Corporate governance has gained a much higher profile in the last two decades in the wake of various corporate scandals and collapses. Corporate social responsibility (CSR) is now becoming much more a part of mainstream corporate governance as there is a recognition that a company cannot – in the long-term – operate in isolation from the wider society in which it operates. This view is encapsulated by Sir Adrian Cadbury: ‘The broadest way of defining social responsibility is to say that the continued existence of companies is based on an implied agreement between business and society’ and that ‘the essence of the contract between society and business is that companies shall not pursue their immediate profit objectives at the expense of the longer-term interests of the community’ (Sir Adrian Cadbury, 2002).


Directors, Shareholders and other Stakeholders


In the UK, directors are accountable to shareholders but should consider the views of other stakeholders. The Companies Act (2006) expects directors to disclose more information relating to the risks affecting the company, an analysis of the performance of the company over the year, and consideration of shareholder and stakeholder interests. Stakeholders, including employees, customers, suppliers, local community, interest groups, government, etc. may lobby directors, shareholders, governments, etc.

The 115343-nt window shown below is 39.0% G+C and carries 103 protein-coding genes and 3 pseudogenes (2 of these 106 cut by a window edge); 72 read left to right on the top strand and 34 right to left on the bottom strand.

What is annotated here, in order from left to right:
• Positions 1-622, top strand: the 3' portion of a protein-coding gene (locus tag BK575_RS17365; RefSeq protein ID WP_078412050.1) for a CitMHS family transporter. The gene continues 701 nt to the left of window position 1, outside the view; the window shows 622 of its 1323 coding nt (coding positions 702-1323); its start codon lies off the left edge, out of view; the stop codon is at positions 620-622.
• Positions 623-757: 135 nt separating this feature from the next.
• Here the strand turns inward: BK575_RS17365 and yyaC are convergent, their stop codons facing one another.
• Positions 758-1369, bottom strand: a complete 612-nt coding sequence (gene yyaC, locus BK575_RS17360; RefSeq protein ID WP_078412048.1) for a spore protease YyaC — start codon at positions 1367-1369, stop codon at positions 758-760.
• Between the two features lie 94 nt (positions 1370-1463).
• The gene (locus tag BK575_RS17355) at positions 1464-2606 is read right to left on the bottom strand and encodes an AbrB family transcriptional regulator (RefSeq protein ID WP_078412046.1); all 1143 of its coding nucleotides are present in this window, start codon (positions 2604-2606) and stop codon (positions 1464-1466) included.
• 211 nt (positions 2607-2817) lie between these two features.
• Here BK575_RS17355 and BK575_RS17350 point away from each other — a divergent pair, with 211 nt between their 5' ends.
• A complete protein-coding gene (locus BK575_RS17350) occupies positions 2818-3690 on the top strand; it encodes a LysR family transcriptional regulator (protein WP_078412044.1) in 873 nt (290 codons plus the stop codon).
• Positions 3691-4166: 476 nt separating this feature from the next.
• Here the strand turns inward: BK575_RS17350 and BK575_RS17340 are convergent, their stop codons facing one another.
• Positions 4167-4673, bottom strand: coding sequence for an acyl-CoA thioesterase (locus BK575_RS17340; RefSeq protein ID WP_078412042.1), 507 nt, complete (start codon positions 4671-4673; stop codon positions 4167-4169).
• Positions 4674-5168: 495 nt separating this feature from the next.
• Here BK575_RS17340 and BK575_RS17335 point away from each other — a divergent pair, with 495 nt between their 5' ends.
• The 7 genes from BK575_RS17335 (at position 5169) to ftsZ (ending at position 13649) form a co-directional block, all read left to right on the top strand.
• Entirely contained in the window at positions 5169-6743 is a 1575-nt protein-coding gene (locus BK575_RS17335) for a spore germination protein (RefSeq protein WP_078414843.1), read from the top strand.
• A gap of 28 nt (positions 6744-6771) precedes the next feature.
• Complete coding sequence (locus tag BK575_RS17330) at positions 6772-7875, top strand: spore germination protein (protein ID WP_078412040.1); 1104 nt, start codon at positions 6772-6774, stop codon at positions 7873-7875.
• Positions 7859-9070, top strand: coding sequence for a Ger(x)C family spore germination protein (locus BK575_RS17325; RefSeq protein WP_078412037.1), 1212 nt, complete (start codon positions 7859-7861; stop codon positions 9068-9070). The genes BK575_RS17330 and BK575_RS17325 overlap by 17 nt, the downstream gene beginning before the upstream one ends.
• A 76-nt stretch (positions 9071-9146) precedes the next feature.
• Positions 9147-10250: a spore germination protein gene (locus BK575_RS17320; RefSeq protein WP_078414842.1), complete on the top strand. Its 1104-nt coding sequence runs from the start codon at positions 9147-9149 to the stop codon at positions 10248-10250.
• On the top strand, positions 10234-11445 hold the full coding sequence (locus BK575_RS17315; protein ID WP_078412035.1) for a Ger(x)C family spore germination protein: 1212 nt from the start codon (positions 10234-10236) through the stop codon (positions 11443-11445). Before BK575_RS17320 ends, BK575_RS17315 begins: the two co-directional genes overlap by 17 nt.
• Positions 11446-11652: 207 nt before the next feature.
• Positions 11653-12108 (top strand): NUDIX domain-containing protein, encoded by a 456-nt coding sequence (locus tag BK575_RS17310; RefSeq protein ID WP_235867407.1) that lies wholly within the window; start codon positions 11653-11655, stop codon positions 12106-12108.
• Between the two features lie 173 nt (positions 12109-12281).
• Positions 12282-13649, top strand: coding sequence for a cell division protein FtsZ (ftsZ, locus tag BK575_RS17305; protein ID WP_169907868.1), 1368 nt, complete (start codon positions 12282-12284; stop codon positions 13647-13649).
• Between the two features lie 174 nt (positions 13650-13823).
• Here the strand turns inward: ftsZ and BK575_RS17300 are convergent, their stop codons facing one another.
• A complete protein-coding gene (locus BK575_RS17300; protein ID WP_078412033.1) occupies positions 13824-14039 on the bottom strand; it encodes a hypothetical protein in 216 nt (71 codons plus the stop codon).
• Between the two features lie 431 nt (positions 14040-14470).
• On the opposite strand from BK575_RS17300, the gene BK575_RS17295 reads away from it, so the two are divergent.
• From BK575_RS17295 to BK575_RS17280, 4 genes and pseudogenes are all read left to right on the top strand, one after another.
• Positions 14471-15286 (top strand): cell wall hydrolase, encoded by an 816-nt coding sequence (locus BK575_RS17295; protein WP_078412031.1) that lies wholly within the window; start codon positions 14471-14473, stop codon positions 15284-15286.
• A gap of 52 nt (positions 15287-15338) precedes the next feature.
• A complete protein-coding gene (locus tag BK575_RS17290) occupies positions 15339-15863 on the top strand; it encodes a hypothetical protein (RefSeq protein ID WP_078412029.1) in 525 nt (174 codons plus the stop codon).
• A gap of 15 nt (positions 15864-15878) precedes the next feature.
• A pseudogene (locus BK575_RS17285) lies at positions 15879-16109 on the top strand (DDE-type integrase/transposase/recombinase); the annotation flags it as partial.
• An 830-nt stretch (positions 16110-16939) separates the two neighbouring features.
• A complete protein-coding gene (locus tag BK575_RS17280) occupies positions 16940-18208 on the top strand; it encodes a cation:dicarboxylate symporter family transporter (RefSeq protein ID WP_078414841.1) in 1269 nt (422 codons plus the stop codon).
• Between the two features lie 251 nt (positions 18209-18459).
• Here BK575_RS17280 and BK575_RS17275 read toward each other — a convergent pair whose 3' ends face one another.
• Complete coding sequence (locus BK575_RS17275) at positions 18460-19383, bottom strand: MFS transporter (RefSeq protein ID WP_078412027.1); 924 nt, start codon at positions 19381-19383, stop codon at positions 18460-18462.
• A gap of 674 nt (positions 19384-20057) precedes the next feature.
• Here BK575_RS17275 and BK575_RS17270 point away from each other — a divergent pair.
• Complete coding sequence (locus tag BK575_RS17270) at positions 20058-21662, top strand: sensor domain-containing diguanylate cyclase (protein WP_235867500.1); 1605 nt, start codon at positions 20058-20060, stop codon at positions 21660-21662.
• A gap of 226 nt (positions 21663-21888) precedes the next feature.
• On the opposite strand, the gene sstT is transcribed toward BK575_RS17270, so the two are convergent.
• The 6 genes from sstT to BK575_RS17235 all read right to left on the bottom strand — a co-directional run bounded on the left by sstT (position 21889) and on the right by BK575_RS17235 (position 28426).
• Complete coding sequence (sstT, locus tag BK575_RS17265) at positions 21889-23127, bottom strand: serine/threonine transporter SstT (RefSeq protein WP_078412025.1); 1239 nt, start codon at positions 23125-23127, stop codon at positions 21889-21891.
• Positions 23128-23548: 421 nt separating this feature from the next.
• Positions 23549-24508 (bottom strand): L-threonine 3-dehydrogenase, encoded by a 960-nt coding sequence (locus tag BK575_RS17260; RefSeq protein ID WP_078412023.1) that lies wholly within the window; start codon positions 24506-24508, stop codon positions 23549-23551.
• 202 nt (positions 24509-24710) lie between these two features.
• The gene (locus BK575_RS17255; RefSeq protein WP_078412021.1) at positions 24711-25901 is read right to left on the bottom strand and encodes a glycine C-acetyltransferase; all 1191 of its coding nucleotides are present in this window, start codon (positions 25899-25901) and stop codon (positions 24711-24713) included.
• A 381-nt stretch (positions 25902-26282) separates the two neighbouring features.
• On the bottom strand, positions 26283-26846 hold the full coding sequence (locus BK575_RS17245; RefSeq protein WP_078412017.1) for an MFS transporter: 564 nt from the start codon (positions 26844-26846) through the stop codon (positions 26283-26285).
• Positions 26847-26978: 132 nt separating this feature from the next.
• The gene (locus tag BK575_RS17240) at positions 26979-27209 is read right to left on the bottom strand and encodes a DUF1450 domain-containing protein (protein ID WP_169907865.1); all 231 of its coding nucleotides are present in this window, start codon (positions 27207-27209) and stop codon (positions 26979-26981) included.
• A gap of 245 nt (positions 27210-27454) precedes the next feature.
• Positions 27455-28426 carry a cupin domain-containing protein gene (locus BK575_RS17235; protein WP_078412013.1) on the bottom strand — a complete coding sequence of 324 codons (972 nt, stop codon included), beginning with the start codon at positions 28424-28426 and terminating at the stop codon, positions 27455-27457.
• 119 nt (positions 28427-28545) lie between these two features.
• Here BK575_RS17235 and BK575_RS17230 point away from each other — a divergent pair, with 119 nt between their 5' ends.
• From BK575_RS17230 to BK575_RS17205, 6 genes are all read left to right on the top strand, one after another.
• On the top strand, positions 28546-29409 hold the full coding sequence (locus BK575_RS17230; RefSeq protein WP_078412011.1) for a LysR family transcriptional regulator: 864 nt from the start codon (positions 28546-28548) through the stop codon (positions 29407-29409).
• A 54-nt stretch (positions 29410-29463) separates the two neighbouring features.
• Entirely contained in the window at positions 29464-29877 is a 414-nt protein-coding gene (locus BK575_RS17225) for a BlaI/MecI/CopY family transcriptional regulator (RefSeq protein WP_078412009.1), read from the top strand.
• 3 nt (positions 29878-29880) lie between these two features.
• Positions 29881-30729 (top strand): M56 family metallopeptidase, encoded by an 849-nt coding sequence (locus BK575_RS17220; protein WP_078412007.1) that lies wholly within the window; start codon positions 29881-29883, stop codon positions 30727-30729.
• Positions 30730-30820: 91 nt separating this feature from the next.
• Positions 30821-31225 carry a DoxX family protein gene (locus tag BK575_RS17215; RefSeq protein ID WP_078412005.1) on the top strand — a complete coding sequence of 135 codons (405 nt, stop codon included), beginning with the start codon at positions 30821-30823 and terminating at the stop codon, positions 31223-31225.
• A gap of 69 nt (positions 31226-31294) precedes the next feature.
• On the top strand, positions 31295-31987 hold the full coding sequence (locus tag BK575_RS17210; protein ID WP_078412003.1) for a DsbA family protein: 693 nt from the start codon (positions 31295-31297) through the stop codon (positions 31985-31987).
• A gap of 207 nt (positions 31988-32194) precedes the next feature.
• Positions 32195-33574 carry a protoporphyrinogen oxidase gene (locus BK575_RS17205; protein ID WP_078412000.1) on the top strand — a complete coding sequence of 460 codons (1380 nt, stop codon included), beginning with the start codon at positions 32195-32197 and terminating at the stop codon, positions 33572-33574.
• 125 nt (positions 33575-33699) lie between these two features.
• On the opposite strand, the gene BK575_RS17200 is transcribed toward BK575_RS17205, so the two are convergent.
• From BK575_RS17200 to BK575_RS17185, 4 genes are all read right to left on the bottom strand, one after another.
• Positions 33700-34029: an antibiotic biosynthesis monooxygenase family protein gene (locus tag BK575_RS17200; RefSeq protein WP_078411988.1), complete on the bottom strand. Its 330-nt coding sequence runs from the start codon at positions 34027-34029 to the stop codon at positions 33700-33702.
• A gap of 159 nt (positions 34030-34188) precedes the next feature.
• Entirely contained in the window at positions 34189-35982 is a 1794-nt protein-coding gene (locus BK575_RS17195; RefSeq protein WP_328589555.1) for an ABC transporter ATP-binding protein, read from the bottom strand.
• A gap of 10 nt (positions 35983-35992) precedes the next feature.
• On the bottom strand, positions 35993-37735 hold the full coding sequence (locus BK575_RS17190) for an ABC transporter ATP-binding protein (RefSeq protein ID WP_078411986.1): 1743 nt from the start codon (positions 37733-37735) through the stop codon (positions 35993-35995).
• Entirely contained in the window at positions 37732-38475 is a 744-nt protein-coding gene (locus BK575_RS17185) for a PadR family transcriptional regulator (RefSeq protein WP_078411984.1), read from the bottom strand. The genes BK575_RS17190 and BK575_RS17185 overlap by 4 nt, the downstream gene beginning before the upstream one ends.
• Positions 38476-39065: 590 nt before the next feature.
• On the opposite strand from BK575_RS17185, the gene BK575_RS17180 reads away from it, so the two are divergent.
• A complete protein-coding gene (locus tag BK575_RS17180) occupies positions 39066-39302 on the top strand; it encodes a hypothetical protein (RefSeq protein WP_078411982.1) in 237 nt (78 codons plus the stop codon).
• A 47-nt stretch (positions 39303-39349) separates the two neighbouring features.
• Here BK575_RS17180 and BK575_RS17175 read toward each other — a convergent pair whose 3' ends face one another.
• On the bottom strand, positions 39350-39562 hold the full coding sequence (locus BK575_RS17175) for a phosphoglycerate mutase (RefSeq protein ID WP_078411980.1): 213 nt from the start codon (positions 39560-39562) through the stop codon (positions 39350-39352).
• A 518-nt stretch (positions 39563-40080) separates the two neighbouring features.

In terms of what investors might be looking to avoid when they invest overseas, the Organisation for Economic Co-Operation and Development stated: ‘In the global economy, sensitivity to the many societies in which an individual corporation may operate can pose a challenge.  Increasingly, however, investors in international capital markets expect corporations to forego certain activities – such as use of child or prison labour, bribery, support of oppressive regimes, and environmental disruption – even when those activities may not be expressly prohibited in a particular jurisdiction in which the corporation operates.’ (OECD, 1998).


Institutional shareholders in the UK are guided in their relationship with investee companies by the Stewardship Code (2012) ‘instances when institutional investors may want to intervene include, but are not limited to, when they have concerns about the company’s strategy, performance, governance, remuneration or approach to             risks, including those that may arise from social and environmental matters’ (Guidance to Principle 4).